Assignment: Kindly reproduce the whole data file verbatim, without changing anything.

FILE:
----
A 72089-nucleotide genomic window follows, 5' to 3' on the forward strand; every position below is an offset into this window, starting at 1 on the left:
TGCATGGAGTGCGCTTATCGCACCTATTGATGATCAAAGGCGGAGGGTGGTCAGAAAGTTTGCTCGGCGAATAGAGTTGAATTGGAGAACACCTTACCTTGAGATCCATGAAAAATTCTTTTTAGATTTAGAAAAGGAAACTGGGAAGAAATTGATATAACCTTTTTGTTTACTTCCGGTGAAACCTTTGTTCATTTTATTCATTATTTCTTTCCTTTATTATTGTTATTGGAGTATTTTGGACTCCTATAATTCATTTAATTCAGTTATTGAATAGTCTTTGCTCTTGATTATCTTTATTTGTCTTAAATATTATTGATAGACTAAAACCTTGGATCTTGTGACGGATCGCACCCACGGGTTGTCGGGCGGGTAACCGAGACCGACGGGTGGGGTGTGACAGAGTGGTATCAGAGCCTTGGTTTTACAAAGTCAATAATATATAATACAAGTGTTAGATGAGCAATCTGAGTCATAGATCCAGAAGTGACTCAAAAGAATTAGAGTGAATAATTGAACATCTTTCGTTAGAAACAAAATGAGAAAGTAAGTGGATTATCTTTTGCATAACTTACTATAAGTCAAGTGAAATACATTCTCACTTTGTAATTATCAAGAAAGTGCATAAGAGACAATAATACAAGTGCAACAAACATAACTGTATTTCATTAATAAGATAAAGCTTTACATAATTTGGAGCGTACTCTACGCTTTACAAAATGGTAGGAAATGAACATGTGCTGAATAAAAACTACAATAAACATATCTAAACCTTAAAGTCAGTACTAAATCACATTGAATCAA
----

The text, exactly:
A 72089-nucleotide genomic window follows, 5' to 3' on the forward strand; every position below is an offset into this window, starting at 1 on the left:
TGCATGGAGTGCGCTTATCGCACCTATTGATGATCAAAGGCGGAGGGTGGTCAGAAAGTTTGCTCGGCGAATAGAGTTGAATTGGAGAACACCTTACCTTGAGATCCATGAAAAATTCTTTTTAGATTTAGAAAAGGAAACTGGGAAGAAATTGATATAACCTTTTTGTTTACTTCCGGTGAAACCTTTGTTCATTTTATTCATTATTTCTTTCCTTTATTATTGTTATTGGAGTATTTTGGACTCCTATAATTCATTTAATTCAGTTATTGAATAGTCTTTGCTCTTGATTATCTTTATTTGTCTTAAATATTATTGATAGACTAAAACCTTGGATCTTGTGACGGATCGCACCCACGGGTTGTCGGGCGGGTAACCGAGACCGACGGGTGGGGTGTGACAGAGTGGTATCAGAGCCTTGGTTTTACAAAGTCAATAATATATAATACAAGTGTTAGATGAGCAATCTGAGTCATAGATCCAGAAGTGACTCAAAAGAATTAGAGTGAATAATTGAACATCTTTCGTTAGAAACAAAATGAGAAAGTAAGTGGATTATCTTTTGCATAACTTACTATAAGTCAAGTGAAATACATTCTCACTTTGTAATTATCAAGAAAGTGCATAAGAGACAATAATACAAGTGCAACAAACATAACTGTATTTCATTAATAAGATAAAGCTTTACATAATTTGGAGCGTACTCTACGCTTTACAAAATGGTAGGAAATGAACATGTGCTGAATAAAAACTACAATAAACATATCTAAACCTTAAAGTCAGTACTAAATCACATTGAATCAA